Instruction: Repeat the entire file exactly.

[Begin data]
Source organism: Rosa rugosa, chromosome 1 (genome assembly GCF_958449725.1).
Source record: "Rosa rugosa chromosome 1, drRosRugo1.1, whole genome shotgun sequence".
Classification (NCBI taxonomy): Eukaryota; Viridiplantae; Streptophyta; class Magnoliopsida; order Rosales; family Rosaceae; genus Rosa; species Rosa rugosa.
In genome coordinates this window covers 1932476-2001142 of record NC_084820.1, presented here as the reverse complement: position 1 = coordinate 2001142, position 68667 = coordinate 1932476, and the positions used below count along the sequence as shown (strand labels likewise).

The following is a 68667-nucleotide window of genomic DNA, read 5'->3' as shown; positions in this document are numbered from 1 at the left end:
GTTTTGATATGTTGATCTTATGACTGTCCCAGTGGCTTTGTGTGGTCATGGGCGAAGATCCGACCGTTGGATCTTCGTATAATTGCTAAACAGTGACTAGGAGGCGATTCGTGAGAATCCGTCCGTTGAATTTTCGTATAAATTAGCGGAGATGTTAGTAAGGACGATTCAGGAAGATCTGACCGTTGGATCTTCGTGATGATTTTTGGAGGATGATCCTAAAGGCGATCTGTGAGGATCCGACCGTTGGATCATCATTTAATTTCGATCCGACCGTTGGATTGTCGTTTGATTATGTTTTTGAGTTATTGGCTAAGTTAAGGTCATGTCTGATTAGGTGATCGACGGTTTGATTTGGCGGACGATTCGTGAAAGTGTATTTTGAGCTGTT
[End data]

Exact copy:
Source organism: Rosa rugosa, chromosome 1 (genome assembly GCF_958449725.1).
Source record: "Rosa rugosa chromosome 1, drRosRugo1.1, whole genome shotgun sequence".
Classification (NCBI taxonomy): Eukaryota; Viridiplantae; Streptophyta; class Magnoliopsida; order Rosales; family Rosaceae; genus Rosa; species Rosa rugosa.
In genome coordinates this window covers 1932476-2001142 of record NC_084820.1, presented here as the reverse complement: position 1 = coordinate 2001142, position 68667 = coordinate 1932476, and the positions used below count along the sequence as shown (strand labels likewise).

The following is a 68667-nucleotide window of genomic DNA, read 5'->3' as shown; positions in this document are numbered from 1 at the left end:
GTTTTGATATGTTGATCTTATGACTGTCCCAGTGGCTTTGTGTGGTCATGGGCGAAGATCCGACCGTTGGATCTTCGTATAATTGCTAAACAGTGACTAGGAGGCGATTCGTGAGAATCCGTCCGTTGAATTTTCGTATAAATTAGCGGAGATGTTAGTAAGGACGATTCAGGAAGATCTGACCGTTGGATCTTCGTGATGATTTTTGGAGGATGATCCTAAAGGCGATCTGTGAGGATCCGACCGTTGGATCATCATTTAATTTCGATCCGACCGTTGGATTGTCGTTTGATTATGTTTTTGAGTTATTGGCTAAGTTAAGGTCATGTCTGATTAGGTGATCGACGGTTTGATTTGGCGGACGATTCGTGAAAGTGTATTTTGAGCTGTT